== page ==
Fixed income market: the week ahead
Senior Fixed Income Strategist, Saxo Bank Group
Summary: European sovereigns will rise as the ECB adds stimulus to the economy. However, the EU Summit starting on the same day as the ECB's meeting might hinder the market rally if an agreement over the Covid-19 recovery fund is not reached. The US yield curve will resume steepening amid talks of a stimulus package, and 10-year yields will test the 1% pivotal level. In the UK, Gilts will continue to rally as Brexit uncertainty weighs more on the economy than the rollout of a Covid-19 vaccine.
Prepare yourself for an exciting week where the European Central Bank meeting, Brexit and talks surrounding the fiscal stimulus package in the US will be dictating bond sentiment.
In Europe, the bond market is anxious to hear on Thursday how the ECB is planning to expand stimulus. For weeks central bankers have set high expectations for a new stimulus with Lagarde herself saying that she's willing to do whatever it takes to support the European economy. The ECB may be looking to expand the Pandemic Emergency Purchase Programme (PEPP) and to extend it until the end of 2021. If that were the case, it would undoubtedly give a boost to sovereigns in the periphery. If the ECB doesn't disappoint, we expect Portuguese 10-year yields to consolidate below 0%. Italian BTPs will offer the most significant upside as we will most likely see the spread between 10-year BTPs and the Bund falling below 100bps. It represents a tightening of approximately 17bps which will translate in a move up of roughly 2 points in BTPs' nominal prices. Italy is planning to sell up to 5.75bn of 4-year zero-coupon bonds and 7-year bonds on the same day as the central bank meeting. These auctions will be crucial to understand investors sentiment and trust towards the ECB.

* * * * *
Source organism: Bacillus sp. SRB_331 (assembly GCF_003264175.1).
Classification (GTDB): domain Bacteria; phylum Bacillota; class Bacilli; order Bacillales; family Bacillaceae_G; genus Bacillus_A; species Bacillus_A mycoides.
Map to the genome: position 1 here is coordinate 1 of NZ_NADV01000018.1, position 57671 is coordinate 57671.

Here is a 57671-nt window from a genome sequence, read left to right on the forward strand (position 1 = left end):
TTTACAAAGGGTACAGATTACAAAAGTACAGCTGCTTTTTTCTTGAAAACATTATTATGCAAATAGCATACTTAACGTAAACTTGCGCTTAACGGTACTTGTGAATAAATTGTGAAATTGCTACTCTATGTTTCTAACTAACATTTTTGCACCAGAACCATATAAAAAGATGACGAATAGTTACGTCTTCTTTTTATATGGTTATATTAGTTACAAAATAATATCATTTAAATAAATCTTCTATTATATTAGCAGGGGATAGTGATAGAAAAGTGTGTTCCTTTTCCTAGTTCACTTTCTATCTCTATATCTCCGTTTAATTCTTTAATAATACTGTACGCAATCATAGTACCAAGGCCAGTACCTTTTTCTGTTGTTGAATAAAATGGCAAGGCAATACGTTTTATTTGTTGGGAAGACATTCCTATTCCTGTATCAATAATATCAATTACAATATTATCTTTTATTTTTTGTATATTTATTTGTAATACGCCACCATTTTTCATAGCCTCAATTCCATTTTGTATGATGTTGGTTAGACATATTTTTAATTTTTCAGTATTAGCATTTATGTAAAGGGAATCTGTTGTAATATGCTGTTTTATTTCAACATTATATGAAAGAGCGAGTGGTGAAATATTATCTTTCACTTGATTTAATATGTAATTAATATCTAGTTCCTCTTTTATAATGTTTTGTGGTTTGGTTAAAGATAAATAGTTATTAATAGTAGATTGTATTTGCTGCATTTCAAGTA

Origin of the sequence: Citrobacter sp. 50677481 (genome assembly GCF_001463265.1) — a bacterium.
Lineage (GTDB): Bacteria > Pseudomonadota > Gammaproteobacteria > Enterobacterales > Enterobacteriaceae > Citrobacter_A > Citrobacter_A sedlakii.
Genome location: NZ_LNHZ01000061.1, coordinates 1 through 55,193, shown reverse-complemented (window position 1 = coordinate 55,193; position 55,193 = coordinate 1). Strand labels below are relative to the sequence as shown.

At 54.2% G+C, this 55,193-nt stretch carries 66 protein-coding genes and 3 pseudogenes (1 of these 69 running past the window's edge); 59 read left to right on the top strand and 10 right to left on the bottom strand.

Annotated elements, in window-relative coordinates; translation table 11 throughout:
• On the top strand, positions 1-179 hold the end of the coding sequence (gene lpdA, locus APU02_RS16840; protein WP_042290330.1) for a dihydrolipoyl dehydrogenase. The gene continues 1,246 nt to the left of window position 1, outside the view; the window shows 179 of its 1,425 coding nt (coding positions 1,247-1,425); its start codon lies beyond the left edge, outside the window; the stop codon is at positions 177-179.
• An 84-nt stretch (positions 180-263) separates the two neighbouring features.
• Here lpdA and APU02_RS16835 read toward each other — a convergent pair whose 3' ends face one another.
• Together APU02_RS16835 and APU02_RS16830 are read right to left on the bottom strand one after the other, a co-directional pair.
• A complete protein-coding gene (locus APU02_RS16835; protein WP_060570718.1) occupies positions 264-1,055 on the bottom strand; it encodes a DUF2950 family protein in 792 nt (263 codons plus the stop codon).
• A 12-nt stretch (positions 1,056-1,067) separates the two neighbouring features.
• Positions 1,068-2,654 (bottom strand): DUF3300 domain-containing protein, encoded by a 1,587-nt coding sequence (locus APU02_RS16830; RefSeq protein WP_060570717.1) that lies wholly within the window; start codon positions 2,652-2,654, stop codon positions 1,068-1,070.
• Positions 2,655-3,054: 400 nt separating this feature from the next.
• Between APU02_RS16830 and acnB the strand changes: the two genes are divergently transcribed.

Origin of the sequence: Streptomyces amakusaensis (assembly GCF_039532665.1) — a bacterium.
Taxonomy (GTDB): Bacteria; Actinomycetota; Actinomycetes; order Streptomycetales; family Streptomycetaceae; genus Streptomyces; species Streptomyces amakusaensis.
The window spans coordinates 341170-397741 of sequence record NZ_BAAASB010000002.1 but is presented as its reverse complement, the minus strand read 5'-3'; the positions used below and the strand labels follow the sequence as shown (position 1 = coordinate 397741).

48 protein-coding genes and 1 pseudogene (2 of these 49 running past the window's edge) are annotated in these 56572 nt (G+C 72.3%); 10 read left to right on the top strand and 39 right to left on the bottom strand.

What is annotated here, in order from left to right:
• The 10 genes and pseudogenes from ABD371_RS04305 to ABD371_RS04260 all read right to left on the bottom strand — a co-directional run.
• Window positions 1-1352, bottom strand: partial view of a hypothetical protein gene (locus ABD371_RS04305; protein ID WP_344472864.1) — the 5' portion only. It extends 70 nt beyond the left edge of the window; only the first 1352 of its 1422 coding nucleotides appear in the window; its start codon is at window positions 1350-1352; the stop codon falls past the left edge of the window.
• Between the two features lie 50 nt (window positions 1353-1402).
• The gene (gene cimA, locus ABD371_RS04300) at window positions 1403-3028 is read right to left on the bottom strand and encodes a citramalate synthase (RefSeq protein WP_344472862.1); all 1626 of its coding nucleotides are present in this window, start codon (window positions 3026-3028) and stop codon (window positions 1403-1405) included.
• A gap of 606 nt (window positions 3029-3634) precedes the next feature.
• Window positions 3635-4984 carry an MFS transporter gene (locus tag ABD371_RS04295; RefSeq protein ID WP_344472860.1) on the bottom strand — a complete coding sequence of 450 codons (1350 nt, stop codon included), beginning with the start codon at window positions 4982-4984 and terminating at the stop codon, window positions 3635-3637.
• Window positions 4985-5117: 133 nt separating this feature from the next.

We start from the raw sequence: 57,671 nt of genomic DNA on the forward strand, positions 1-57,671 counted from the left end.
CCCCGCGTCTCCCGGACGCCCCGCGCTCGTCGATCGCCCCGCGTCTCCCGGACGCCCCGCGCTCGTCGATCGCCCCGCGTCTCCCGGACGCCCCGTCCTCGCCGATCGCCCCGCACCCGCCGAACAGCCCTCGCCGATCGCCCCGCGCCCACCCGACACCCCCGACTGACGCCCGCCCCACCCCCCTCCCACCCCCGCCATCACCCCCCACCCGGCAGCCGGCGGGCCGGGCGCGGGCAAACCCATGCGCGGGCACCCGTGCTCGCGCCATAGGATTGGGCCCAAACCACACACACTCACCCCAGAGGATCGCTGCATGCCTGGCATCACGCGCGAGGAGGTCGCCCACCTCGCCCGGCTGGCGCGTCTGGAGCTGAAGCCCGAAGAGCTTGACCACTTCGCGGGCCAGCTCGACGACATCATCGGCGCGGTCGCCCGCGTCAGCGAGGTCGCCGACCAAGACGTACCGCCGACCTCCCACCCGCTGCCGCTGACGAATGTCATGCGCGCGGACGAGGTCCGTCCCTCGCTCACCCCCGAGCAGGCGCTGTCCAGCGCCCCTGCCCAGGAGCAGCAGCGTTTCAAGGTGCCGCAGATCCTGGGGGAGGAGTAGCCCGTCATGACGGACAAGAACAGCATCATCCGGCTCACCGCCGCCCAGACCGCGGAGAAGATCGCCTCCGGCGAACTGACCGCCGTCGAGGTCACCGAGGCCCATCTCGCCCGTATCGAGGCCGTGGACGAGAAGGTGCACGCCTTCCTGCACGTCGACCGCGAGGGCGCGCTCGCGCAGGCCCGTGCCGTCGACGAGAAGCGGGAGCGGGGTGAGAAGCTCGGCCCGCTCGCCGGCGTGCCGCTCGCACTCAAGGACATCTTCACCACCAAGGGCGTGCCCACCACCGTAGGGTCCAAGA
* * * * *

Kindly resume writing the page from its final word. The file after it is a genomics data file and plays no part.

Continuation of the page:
The ECB meeting will not be the only noteworthy event in the European space this week. On Thursday and Friday, EU leaders will meet in Brussels to discuss the approval of the €1.8tn recovery fund. The market is currently underestimating the risk that the EU is running with Poland and Hungary exercising a veto on the Covid-19 recovering fund. On one side, there is the risk that money will not be delivered to the European economy in time. On the other, we have the frightening scenario that will see European countries dividing and potentially inducing the EU to break down. Hence while we can expect upside for European sovereigns due to the ECB meeting, a reversal is possible if an agreement is not reached this week at the EU Summit.
Talks to approve the fiscal stimulus package in the US will dictate sentiment in Treasuries this week. Treasury 10-year yields rose 6 bps and closed at 97 bps on Friday. This week, we expect them to test the 1% pivotal level. The headlines talk about a stimulus bill of $900bn in order to face front to a spike of coronavirus cases. A successful stimulus package will increase inflation expectations; hence a US yield curve steepener is expected. Longer-dated yields will rise faster lead by the 30-year. As mentioned in an earlier analysis, the key levels to watch out for are 1.50% in 10-year yields and 1.9% in 30-year yields. Critical is the testing of the 1.5% level in 10 year-yields as it will break the resistance line of Treasury yields' historical descending trending line since the mid-'80s. Hence, if yields rise above 1.5%, we will see volatility leaking to other asset classes.
In the UK, news surrounding Brexit and the rolling out of the BioNTech / Pfizer vaccine will take a central stage. The FTSE 100 has opened flat this morning while Gilts are considerably higher pointing to the fact that the market is more concerned about a hard Brexit rather than being optimistic about vaccine news. Gilts are likely to enjoy safe-haven status and rise throughout 2021 until the economy in the UK has not stabilized amid Brexit and the Covid-19 pandemic.